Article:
Based on their different geological histories, several major differences are evident in biogeographical events between the Northern and Southern hemispheres. In the Northern Hemisphere, complex biogeographical histories involving old vicariance events or recent dispersals are generally recovered for plants and terrestrial animals (Sanmartín et al., 2001). By contrast, in the Southern Hemisphere, animal distributions are more congruent with the fragmentation of Gondwana whereas plant distributions are generally better explained by dispersal events (Sanmartín & Ronquist, 2004).
It is reasonable to expect that the existing distribution of biodiversity has been deeply influenced by the complex geological history of both hemispheres. To better understand the precise contribution of past geological events in shaping global biodiversity patterns, inference of the historical biogeography of cosmopolitan groups is essential. In this study, we use swallowtail butterflies (Lepidoptera, Papilionidae) as a model system to assess the role played by vicariance or colonization routes in shaping distribution patterns. Swallowtails are particularly suitable for testing the contribution of these processes because several groups exhibit disjunct distribution patterns in both hemispheres (Tyler et al., 1994; Scriber et al., 1995). Overall, the family comprises 32 genera and about 550 described species (Häuser et al., 2005), which are usually classified into three subfamilies: Papilioninae, Parnassiinae and Baroniinae (Simonsen et al., 2011). The subfamily Papilioninae is the largest with more than 485 species world-wide, reaching its greatest diversity in the tropics (Wallace, 1865; Zakharov et al., 2004). This subfamily harbours a disjunct distribution and is traditionally considered to exemplify vicariance (plate tectonic breakup of Gondwana), particularly within the Troidini (Braby et al., 2005) and the genus Papilio (Zakharov et al., 2004). The subfamily Parnassiinae is mainly distributed in the Palaearctic, with 67 species mostly occurring in central Asia and some specialized groups in high-elevation habitats (Weiss, 1991; Nazari et al., 2007; Michel et al., 2008). Several Parnassius species also occur in the Western Nearctic, a distribution considered to result from recent dispersal events (Michel et al., 2008; Todisco et al., 2012). Finally, the sole member of the subfamily Baroniinae, Baronia brevicornis, is endemic to Mexico and is considered a relict taxon (Tyler et al., 1994; Scriber et al., 1995).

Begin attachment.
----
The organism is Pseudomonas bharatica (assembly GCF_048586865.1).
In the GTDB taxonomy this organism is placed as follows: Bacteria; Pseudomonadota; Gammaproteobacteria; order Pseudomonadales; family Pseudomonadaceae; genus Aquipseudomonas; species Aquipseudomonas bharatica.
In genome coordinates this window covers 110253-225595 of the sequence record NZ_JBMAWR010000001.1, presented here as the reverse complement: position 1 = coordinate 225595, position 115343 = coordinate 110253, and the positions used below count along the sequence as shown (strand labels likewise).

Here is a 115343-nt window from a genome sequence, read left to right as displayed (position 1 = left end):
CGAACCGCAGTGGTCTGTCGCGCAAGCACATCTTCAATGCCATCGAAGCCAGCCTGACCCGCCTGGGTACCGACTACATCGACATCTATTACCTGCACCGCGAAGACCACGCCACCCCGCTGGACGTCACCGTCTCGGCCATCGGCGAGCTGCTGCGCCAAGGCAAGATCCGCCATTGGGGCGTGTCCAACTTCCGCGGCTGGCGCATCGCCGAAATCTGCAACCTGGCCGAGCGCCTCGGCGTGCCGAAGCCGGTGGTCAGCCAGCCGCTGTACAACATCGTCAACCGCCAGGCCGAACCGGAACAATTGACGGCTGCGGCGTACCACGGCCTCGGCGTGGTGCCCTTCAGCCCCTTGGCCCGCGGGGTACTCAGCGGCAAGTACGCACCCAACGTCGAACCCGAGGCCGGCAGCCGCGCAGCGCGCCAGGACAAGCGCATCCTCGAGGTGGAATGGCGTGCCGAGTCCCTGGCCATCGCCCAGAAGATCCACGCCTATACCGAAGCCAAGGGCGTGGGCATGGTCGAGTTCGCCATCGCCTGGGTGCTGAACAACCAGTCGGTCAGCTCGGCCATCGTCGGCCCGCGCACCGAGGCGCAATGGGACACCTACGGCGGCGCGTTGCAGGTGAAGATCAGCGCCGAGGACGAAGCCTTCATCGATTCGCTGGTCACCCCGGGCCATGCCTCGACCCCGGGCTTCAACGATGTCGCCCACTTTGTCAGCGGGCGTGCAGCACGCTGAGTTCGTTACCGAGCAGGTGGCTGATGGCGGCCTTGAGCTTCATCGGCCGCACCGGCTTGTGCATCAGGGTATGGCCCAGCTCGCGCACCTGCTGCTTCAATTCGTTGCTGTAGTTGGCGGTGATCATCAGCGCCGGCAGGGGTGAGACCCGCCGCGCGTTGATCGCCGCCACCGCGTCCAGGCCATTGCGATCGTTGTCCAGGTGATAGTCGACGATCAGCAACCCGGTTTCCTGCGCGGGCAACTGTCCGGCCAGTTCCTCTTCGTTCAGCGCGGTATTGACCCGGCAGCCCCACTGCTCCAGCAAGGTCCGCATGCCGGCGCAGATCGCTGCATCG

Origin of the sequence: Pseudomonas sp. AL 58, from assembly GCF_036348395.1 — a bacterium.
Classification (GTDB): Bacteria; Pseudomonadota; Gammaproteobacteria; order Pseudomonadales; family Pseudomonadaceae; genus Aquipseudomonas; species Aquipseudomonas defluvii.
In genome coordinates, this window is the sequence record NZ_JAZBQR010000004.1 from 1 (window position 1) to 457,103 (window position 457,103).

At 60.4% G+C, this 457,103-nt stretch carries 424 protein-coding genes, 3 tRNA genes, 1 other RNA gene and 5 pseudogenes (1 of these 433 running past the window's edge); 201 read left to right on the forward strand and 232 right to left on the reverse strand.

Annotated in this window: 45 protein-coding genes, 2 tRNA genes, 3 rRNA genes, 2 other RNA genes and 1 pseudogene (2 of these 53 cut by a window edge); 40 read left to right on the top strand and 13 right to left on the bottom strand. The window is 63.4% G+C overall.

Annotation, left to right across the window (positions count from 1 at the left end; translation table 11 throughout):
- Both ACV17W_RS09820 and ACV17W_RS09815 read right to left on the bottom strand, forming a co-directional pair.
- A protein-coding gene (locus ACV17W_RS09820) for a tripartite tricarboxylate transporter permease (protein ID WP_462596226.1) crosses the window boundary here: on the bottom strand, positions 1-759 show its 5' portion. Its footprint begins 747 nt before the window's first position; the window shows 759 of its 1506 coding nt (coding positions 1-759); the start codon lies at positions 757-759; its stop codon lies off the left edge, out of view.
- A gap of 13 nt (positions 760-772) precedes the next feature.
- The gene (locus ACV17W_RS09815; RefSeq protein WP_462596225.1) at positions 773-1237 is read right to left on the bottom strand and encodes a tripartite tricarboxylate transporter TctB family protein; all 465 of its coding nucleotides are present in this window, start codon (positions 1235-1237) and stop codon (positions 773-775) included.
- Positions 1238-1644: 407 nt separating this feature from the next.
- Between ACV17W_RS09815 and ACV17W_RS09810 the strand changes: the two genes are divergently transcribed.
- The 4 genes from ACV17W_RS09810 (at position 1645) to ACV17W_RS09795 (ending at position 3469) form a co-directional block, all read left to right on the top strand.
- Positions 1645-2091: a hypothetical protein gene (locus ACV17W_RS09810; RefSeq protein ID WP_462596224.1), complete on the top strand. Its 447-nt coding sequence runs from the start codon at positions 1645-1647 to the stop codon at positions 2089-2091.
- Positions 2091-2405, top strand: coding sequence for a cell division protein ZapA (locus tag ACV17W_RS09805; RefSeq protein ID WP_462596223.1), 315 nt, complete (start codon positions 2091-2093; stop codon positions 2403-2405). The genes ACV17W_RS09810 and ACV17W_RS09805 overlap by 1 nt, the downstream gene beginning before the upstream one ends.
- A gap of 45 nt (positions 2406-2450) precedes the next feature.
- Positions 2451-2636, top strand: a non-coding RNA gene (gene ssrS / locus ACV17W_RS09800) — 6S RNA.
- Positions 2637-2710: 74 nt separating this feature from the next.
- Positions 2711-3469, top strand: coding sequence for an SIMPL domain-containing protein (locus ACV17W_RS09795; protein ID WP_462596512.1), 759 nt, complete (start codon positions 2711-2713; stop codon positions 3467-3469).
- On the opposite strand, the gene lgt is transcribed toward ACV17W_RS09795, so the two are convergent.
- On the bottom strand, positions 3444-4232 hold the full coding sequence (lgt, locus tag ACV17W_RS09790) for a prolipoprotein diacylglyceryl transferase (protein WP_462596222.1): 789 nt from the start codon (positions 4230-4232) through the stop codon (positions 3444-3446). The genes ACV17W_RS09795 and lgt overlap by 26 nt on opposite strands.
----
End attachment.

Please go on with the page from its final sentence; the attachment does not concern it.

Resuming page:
To advance our understanding of the biogeographical history of a group, a robust and well-resolved phylogenetic tree is required (Ree & Smith, 2008). Taxon sampling is thus fundamental, as sparse taxon sampling may bias phylogenetic relationships as well as influencing the reliability of any estimates of ancestral areas of distribution (Nylander et al., 2008). Phylogeny should also be well connected with a temporal framework to allow relevant comparisons with known past geological events (e.g. changes in sea level, continental drift, orogenesis; Wiens & Donoghue, 2004; Lomolino et al., 2010). Although earlier studies have suggested an old origin – Late Jurassic – for swallowtails (e.g. Zeuner, 1943; Miller & Miller, 1997; Braby et al., 2005), most DNA-based studies have inferred a more recent origin between the Late Cretaceous and the early Cenozoic for various swallowtail groups (e.g. Zakharov et al., 2004; Nazari et al., 2007) as well as for the whole family (Simonsen et al., 2011; Condamine et al., 2012a). The more recent origin for swallowtails is not consistent with the hypothesis of a Gondwanan origin (Parsons, 1996a,b; Miller & Miller, 1997; Braby et al., 2005). If the diversification of swallowtails occurred during the Cenozoic, dispersal may be the main biogeographical process responsible for their present distribution. In this context it is essential to identify the different dispersal routes that the most recent common ancestors (MRCAs) of extant papilionid species may have used to colonize all continents in both hemispheres. Using comprehensive taxon sampling and two distinct biogeographical approaches, we specifically focus on assessing the timing and nature of these biogeographical events to investigate the use of known dispersal routes in the Northern and Southern hemispheres (Sanmartín et al., 2001; Sanmartín & Ronquist, 2004).